Brandon's exit may not be only change at Michigan

Brandon's exit may not be only change at Michigan

Published Nov. 1, 2014 3:55 a.m. ET

ANN ARBOR, Mich. (AP) Less than a year after taking over Michigan's athletic department, Dave Brandon hired Brady Hoke to be his football coach.

Now, with that football program floundering through a dismal season, Brandon is done as athletic director. Will Hoke be the next to go?

That's the most obvious question after Brandon's resignation, which was announced by school President Mark Schlissel on Friday. Michigan named Jim Hackett interim athletic director, and Schlissel indicated Hackett could potentially have a say in whether Hoke returns after this season.

''Football, like all of our programs, are evaluated by the athletic department through the season, but particularly at the end of the season, so I would imagine that the interim athletic director will be intimately involved in charge of the evaluation of football,'' Schlissel said.


''The interim AD is the athletic director until we hire a permanent AD. I feel comfortable hiring deans and provosts. I feel a little bit less comfortable - I'm not the guy to make a decision about a particular coach. We have an athletic program that I delegate that authority to.''

Schlissel announced Brandon's resignation at a news conference, and although the tone was respectful and appreciative, the president acknowledged that the athletic department has gone through a rough stretch recently.

Brandon's departure comes amid another disappointing football season - and concerns over everything from the school's concussions protocol to student attendance at games.

Hoke's future has been in doubt for a while because of his team's lack of progress, but Brandon also became a target of disgruntled fans and students.

Schlissel was asked if he was prepared to fire Brandon if the athletic director hadn't resigned.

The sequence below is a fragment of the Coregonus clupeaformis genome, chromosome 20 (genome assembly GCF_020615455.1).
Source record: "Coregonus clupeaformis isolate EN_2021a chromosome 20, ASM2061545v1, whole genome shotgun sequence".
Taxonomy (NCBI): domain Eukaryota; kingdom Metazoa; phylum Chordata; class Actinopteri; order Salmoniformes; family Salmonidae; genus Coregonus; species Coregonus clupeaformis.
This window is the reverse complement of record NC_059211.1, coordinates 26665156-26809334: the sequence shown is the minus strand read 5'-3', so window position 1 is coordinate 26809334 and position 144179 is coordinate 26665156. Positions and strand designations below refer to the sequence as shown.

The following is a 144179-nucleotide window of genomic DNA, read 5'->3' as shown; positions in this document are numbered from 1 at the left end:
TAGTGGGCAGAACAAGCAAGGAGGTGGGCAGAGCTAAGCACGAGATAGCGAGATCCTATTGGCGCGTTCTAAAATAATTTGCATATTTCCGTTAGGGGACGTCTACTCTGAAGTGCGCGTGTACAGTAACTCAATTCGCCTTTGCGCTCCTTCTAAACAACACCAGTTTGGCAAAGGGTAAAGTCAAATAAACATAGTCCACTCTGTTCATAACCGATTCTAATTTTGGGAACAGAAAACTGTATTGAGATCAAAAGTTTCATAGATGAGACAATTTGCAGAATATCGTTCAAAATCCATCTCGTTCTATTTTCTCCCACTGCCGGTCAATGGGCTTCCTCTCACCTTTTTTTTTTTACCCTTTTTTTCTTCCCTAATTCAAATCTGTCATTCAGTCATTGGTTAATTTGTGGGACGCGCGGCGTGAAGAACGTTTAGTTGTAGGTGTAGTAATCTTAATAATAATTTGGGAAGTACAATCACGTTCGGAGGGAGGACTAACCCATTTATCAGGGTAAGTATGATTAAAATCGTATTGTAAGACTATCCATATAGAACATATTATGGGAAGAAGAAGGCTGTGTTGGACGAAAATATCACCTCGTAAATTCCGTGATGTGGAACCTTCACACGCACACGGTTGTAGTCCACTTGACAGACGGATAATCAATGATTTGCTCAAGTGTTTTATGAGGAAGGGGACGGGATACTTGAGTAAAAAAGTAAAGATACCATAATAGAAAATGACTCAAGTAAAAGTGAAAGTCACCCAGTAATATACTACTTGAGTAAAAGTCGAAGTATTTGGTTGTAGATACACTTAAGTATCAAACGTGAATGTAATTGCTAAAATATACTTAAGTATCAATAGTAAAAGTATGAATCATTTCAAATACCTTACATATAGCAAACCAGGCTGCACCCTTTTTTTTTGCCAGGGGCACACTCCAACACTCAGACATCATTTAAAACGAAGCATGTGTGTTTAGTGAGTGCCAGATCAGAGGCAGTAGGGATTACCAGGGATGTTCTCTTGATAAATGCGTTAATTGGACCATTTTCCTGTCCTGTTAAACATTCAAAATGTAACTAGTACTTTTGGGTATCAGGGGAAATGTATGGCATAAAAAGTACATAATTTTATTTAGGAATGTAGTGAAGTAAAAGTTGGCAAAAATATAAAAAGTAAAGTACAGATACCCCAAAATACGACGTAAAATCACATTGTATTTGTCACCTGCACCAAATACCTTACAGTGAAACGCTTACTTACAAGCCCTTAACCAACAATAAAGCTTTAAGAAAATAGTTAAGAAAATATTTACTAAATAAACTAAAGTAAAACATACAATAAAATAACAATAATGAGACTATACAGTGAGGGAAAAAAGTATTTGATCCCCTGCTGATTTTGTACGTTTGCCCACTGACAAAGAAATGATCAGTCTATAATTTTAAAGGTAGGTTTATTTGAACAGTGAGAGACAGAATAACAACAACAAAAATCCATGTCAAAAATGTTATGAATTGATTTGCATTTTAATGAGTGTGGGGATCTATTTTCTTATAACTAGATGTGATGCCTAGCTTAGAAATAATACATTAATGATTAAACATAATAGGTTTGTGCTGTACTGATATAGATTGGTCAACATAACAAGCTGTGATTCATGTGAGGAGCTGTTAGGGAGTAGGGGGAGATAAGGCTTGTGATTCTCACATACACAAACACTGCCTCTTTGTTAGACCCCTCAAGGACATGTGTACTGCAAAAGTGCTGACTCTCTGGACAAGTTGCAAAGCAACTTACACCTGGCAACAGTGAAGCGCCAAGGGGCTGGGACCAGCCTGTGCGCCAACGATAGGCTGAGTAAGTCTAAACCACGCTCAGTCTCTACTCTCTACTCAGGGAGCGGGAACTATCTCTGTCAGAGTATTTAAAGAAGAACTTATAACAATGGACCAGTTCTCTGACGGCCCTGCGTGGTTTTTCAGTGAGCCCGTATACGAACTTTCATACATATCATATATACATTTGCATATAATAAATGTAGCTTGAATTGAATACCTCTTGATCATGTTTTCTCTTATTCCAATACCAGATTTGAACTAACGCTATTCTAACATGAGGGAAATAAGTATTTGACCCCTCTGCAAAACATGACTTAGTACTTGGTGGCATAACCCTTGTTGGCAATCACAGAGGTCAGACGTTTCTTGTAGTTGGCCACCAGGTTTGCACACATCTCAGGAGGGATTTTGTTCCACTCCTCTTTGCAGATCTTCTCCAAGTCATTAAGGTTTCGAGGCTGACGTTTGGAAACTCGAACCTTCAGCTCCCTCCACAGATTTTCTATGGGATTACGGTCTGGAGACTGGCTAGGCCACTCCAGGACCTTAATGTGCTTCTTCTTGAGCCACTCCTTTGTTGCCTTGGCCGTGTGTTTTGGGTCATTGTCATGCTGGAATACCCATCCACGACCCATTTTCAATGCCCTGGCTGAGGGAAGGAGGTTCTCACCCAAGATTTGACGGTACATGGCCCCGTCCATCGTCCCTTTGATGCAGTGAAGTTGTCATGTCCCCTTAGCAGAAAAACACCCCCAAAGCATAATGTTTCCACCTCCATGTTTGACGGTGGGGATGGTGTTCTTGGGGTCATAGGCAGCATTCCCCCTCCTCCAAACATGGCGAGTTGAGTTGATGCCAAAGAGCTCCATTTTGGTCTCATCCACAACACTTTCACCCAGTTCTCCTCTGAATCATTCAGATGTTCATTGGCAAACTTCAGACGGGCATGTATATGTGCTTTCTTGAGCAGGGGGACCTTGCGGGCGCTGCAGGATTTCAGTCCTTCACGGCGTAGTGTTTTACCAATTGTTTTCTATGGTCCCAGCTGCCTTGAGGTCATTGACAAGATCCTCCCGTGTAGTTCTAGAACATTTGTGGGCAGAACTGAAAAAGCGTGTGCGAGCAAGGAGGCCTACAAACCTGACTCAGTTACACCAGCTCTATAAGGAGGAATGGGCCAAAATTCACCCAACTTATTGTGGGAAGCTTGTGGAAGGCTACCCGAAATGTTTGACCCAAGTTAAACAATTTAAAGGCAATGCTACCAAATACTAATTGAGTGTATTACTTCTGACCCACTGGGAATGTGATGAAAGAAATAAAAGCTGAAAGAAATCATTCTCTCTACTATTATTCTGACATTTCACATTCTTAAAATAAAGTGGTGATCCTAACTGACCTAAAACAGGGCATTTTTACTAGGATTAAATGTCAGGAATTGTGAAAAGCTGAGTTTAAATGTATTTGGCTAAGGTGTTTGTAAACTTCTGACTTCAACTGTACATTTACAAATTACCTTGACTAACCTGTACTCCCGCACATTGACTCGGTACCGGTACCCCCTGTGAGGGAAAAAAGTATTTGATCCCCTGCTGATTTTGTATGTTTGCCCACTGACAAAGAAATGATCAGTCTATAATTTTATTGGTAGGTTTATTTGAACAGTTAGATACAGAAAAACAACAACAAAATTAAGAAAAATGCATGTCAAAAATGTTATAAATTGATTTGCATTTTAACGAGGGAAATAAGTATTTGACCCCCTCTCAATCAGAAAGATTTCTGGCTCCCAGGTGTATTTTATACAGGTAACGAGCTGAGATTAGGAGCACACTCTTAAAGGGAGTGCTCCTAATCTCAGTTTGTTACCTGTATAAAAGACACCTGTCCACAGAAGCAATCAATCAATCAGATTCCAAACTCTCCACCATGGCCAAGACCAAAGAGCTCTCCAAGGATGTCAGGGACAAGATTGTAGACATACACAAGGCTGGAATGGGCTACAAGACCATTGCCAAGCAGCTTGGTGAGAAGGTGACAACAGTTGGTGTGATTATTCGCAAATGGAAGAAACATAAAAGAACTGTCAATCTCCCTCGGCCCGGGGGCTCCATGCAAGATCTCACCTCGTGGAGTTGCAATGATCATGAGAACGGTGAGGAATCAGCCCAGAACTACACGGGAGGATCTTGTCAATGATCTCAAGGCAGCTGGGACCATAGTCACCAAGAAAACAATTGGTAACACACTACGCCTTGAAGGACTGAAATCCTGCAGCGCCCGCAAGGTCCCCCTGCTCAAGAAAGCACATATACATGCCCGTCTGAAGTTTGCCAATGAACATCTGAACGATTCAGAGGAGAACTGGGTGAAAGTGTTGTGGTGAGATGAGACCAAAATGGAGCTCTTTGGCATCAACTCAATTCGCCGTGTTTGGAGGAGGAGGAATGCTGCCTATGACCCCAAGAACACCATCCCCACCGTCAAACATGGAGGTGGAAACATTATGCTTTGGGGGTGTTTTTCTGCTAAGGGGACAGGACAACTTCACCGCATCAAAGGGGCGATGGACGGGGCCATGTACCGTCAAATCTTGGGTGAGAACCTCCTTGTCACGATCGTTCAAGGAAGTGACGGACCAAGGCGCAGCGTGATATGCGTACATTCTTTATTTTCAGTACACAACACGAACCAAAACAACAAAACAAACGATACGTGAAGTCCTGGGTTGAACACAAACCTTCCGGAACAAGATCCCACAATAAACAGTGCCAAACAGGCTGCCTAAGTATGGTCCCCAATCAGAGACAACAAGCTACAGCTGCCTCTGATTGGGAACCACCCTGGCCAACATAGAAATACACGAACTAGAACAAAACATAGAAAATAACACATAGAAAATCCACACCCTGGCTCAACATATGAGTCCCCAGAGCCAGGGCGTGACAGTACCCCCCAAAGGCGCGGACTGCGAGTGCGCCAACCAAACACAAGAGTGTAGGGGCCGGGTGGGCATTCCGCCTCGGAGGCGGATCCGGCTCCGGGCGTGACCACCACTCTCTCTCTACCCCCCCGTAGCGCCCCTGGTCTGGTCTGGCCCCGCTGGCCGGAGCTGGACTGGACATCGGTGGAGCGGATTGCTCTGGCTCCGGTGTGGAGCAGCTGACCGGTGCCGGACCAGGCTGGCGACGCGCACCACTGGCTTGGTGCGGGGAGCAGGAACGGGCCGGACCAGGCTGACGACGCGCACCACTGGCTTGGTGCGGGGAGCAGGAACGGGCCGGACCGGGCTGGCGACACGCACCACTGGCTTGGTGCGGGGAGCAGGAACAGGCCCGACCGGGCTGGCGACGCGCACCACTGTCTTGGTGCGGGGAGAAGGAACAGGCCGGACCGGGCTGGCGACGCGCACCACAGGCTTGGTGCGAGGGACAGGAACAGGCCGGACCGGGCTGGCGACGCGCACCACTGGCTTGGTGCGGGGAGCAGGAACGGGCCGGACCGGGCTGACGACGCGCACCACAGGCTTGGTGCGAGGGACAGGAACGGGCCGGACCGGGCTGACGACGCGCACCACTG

''I'm not at all prepared to deal in a hypothetical,'' Schlissel said. ''But he and I had been working closely, as you might imagine, through the controversial events of recent weeks.

''We discussed iteratively the best way to set the athletic program in a stronger and positive direction, and we've been working closely together on that. It was Dave that mentioned and raised the prospect of his decision to resign.''

Hackett graduated from the university in 1977 and played football for Michigan.

''I'd like to thank Dave Brandon for his commitment to Michigan,'' Hackett said. ''The athletic department is in great financial condition. We have new varsity sports that will continue to make Michigan a destination for aspiring student-athletes, and Dave worked extremely hard to modernize Michigan's athletic facilities.''

But those successes have a hard time registering when the football team is playing poorly. Michigan for years was a power both in the Big Ten and nationally, but not anymore. The Wolverines are 3-5 heading into Saturday's homecoming game against Indiana.

Brandon, a former university regent, became Michigan's athletic director in 2010, stepping down as CEO of Domino's Pizza Inc. and returning to his alma mater to take over the sports program. Almost immediately, he had to decide whether to dismiss football coach Rich Rodriguez or keep him.

Rodriguez was fired, and Hoke replaced him and took Michigan to the Sugar Bowl in his first season. But the program has declined steadily since then.

Hoke and Brandon faced sharp criticism for the coaching staff's handling of quarterback Shane Morris' head injury in a game this September against Minnesota. Morris was allowed to play briefly after a hard hit. He was later diagnosed with a probable concussion.

Brandon said communication was a problem - both during the game when Morris was hit, and over the next couple of days. The school announced a change in protocol soon after.

The team's lackluster performance has been accompanied by a growing sense of malaise among fans. Empty seats in the area at Michigan Stadium where students sit have become common.

Brandon has acknowledged that the decision to replace assigned seating for students with general admission in 2013 did not go over well. That policy was quickly changed, and the school recently announced that it was cutting student ticket prices next year.

''I've spoken regularly with Dave over the last few weeks, and we both want what's best for Michigan athletics, which is to be able to pursue the highest levels of excellence in all aspects of our programs,'' Schlissel said. ''I believe Dave has always had the best interests of the University of Michigan in his mind and in his heart.''